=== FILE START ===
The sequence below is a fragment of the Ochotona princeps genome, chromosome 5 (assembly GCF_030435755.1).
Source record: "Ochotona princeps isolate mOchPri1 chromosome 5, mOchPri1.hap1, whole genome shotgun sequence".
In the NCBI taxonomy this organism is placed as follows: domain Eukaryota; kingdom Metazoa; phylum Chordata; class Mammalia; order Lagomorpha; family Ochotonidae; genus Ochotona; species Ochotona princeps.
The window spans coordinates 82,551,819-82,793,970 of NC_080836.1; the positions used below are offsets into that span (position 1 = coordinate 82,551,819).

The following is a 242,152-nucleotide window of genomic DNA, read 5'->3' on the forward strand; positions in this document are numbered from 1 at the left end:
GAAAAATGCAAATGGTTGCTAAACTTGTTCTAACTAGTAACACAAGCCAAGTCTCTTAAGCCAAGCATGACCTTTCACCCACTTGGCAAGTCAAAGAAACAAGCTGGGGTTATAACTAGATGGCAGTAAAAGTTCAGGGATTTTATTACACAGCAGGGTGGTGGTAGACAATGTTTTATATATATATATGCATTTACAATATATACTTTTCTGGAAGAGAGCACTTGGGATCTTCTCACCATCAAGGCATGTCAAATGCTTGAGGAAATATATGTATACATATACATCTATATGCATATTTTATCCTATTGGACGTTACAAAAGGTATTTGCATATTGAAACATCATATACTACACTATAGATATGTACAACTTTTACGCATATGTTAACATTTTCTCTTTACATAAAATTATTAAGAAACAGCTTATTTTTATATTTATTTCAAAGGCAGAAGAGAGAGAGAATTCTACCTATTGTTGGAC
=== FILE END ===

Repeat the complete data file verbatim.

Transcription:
The sequence below is a fragment of the Ochotona princeps genome, chromosome 5 (assembly GCF_030435755.1).
Source record: "Ochotona princeps isolate mOchPri1 chromosome 5, mOchPri1.hap1, whole genome shotgun sequence".
In the NCBI taxonomy this organism is placed as follows: domain Eukaryota; kingdom Metazoa; phylum Chordata; class Mammalia; order Lagomorpha; family Ochotonidae; genus Ochotona; species Ochotona princeps.
The window spans coordinates 82,551,819-82,793,970 of NC_080836.1; the positions used below are offsets into that span (position 1 = coordinate 82,551,819).

The following is a 242,152-nucleotide window of genomic DNA, read 5'->3' on the forward strand; positions in this document are numbered from 1 at the left end:
GAAAAATGCAAATGGTTGCTAAACTTGTTCTAACTAGTAACACAAGCCAAGTCTCTTAAGCCAAGCATGACCTTTCACCCACTTGGCAAGTCAAAGAAACAAGCTGGGGTTATAACTAGATGGCAGTAAAAGTTCAGGGATTTTATTACACAGCAGGGTGGTGGTAGACAATGTTTTATATATATATATGCATTTACAATATATACTTTTCTGGAAGAGAGCACTTGGGATCTTCTCACCATCAAGGCATGTCAAATGCTTGAGGAAATATATGTATACATATACATCTATATGCATATTTTATCCTATTGGACGTTACAAAAGGTATTTGCATATTGAAACATCATATACTACACTATAGATATGTACAACTTTTACGCATATGTTAACATTTTCTCTTTACATAAAATTATTAAGAAACAGCTTATTTTTATATTTATTTCAAAGGCAGAAGAGAGAGAGAATTCTACCTATTGTTGGAC